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Volume 1, issue 1
SOIL, 1, 273–286, 2015
https://doi.org/10.5194/soil-1-273-2015
© Author(s) 2015. This work is distributed under
the Creative Commons Attribution 3.0 License.

Special issue: Geosciences and wine: the environmental processes that regulate...

SOIL, 1, 273–286, 2015
https://doi.org/10.5194/soil-1-273-2015
© Author(s) 2015. This work is distributed under
the Creative Commons Attribution 3.0 License.

Review article 17 Mar 2015

Review article | 17 Mar 2015

The use of soil electrical resistivity to monitor plant and soil water relationships in vineyards

L. Brillante1, O. Mathieu1, B. Bois1,2, C. van Leeuwen3, and J. Lévêque1 L. Brillante et al.
  • 1UMR CNRS 6282 Biogéosciences, Université de Bourgogne, 6 Boulevard Gabriel, 21000 Dijon, France
  • 2Institut Universitaire de la Vigne et du Vin "Jules Guyot", Rue Claude Laudrey, BP 27877, 21078 Dijon, France
  • 3Bordeaux Sciences Agro, ISVV, Ecophysiology and Functional Genomics of Grapevines, UMR 1287, Université de Bordeaux, 33140 Villenave d'Ornon, France

Abstract. Soil water availability deeply affects plant physiology. In viticulture it is considered a major contributor to the "terroir" effect. The assessment of soil water in field conditions is a difficult task, especially over large surfaces. New techniques are therefore required in order to better explore variations of soil water content in space and time with low disturbance and with great precision. Electrical resistivity tomography (ERT) meets these requirements for applications in plant sciences, agriculture and ecology. In this paper, possible techniques to develop models that allow the use of ERT to spatialise soil water available to plants are reviewed. An application of soil water monitoring using ERT in a grapevine plot in Burgundy (north-east France) during the vintage 2013 is presented. We observed the lateral heterogeneity of ERT-derived fraction of transpirable soil water (FTSW) variations, and differences in water uptake depend on grapevine water status (leaf water potentials measured both at predawn and at solar noon and contemporary to ERT monitoring). Active zones in soils for water movements were identified. The use of ERT in ecophysiological studies, with parallel monitoring of plant water status, is still rare. These methods are promising because they have the potential to reveal a hidden part of a major function of plant development: the capacity to extract water from the soil.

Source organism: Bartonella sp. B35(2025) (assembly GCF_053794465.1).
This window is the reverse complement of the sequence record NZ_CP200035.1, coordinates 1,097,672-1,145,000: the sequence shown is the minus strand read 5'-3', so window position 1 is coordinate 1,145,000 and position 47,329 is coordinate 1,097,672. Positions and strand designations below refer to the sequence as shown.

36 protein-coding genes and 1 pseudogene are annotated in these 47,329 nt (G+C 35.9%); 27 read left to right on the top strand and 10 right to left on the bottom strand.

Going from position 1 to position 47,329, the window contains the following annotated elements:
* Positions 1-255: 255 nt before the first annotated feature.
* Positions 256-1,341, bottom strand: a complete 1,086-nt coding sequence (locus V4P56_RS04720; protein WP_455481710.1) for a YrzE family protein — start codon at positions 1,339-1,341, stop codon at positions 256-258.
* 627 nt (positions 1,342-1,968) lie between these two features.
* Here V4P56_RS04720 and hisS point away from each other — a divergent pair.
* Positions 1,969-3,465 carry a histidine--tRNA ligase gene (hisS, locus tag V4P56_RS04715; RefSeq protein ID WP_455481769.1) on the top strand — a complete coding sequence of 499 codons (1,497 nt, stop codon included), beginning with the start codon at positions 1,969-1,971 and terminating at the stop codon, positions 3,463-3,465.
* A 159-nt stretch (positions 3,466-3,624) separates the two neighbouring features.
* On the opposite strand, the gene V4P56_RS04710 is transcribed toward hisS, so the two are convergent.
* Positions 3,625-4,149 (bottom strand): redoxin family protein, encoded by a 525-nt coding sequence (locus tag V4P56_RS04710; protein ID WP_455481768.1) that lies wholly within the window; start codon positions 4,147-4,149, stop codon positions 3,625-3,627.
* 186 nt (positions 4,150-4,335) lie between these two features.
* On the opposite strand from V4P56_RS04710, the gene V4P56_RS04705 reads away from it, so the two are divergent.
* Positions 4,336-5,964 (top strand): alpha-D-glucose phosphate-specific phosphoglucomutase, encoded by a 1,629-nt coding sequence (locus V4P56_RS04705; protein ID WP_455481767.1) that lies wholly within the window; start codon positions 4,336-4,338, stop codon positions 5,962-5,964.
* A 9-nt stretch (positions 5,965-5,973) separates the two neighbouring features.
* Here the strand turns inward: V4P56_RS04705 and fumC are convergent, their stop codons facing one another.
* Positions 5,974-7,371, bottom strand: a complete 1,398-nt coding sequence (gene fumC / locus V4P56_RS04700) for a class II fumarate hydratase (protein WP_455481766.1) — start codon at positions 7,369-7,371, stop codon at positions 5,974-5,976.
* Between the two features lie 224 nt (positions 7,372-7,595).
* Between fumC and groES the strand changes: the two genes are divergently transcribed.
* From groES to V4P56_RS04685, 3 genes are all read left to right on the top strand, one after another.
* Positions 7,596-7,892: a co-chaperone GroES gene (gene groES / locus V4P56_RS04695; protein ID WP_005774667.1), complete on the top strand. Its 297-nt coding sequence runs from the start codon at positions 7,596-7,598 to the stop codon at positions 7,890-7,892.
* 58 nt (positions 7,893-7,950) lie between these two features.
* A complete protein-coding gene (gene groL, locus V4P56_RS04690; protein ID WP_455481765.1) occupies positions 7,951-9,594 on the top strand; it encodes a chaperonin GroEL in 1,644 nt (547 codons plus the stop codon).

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The available soil water (ASW) is a major contributor to the viticulture "terroir". Electrical resistivity tomography (ERT) allows for measurements of soil water accurately and with low disturbance. This work reviews the use of ERT to spatialise soil water and ASW. A case example is also presented: differences in water uptake (as evaluated by fraction of transpirable soil water variations) depending on grapevine water status (as measured by leaf water potential) are evidenced and mapped.
The available soil water (ASW) is a major contributor to the viticulture "terroir". Electrical...
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